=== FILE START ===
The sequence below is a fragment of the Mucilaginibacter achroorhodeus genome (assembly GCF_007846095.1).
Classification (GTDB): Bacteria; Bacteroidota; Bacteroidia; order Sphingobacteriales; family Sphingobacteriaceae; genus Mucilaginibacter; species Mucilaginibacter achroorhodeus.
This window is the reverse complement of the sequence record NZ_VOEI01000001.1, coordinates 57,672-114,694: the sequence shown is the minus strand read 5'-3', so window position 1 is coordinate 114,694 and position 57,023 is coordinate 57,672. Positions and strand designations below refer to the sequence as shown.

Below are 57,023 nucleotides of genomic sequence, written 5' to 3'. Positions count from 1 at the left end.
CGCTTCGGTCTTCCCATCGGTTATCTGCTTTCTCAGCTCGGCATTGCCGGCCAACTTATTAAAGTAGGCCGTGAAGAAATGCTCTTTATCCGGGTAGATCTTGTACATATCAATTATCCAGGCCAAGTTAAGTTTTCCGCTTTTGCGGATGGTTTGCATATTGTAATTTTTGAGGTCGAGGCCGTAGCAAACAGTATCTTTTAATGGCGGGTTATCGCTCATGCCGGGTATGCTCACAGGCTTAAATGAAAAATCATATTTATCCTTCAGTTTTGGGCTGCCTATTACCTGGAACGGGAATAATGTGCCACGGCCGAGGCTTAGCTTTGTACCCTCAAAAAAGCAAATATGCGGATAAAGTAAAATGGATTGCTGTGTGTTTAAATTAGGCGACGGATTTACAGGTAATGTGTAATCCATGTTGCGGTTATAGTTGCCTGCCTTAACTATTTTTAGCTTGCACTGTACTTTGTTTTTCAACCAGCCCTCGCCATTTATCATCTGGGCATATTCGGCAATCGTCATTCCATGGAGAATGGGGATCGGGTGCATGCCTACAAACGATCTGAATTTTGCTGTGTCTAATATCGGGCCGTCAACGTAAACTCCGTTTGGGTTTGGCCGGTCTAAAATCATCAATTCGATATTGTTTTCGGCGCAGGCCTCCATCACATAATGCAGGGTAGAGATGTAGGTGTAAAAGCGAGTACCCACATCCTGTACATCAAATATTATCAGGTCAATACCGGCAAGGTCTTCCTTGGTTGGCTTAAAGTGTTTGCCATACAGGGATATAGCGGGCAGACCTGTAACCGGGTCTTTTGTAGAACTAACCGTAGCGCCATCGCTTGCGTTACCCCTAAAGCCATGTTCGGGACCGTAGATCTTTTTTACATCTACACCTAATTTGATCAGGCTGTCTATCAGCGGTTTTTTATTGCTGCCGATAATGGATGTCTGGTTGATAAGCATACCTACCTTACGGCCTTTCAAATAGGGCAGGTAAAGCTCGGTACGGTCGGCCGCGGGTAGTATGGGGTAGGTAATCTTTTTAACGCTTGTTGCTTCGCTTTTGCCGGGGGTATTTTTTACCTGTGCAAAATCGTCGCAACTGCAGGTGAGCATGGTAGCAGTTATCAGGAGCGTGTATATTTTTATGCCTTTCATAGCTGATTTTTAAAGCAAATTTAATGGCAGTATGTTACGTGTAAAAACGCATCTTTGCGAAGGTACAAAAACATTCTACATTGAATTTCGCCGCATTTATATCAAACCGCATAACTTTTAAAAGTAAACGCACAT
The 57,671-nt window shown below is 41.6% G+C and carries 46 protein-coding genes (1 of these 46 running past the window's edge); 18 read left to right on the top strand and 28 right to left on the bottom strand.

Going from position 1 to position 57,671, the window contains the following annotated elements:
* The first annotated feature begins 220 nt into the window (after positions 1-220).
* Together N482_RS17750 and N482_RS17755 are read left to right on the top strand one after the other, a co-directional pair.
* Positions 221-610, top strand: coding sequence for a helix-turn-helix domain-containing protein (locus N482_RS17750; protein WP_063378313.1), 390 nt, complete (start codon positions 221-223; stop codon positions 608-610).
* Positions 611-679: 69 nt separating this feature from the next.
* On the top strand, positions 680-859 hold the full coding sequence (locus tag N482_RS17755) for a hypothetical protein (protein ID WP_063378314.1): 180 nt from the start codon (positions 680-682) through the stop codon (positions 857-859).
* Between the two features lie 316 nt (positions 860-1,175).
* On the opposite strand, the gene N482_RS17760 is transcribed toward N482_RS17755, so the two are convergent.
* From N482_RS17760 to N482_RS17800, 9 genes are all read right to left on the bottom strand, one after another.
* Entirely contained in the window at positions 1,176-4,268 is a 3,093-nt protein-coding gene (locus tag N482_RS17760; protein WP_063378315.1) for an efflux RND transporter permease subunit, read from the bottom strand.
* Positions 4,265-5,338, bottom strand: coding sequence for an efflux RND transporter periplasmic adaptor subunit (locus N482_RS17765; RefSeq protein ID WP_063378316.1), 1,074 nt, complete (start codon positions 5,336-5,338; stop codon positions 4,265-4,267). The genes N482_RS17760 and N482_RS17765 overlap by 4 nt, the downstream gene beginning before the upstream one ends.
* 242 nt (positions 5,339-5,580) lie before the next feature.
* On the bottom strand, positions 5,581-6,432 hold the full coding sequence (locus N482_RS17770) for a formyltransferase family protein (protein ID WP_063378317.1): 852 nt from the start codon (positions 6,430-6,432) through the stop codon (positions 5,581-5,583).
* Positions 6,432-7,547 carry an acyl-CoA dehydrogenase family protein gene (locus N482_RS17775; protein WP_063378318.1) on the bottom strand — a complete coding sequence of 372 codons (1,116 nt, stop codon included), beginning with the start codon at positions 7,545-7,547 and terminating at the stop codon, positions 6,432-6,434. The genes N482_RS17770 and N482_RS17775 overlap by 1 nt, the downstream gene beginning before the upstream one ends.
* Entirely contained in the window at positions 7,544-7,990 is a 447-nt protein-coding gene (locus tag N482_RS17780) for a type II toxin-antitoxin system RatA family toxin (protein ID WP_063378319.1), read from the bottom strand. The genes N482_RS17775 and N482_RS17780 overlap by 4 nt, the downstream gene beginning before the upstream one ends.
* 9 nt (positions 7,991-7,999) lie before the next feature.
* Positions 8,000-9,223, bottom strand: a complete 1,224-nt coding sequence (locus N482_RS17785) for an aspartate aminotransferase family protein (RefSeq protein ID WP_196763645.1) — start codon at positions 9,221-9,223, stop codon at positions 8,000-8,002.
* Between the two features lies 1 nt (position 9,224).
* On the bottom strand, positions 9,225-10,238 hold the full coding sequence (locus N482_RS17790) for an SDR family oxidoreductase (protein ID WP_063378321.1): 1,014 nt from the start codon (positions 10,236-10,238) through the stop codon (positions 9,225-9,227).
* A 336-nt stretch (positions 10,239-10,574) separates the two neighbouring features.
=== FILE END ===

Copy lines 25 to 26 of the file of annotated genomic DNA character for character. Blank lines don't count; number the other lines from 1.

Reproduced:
* On the bottom strand, positions 9,225-10,238 hold the full coding sequence (locus N482_RS17790) for an SDR family oxidoreductase (protein ID WP_063378321.1): 1,014 nt from the start codon (positions 10,236-10,238) through the stop codon (positions 9,225-9,227).
* A 336-nt stretch (positions 10,239-10,574) separates the two neighbouring features.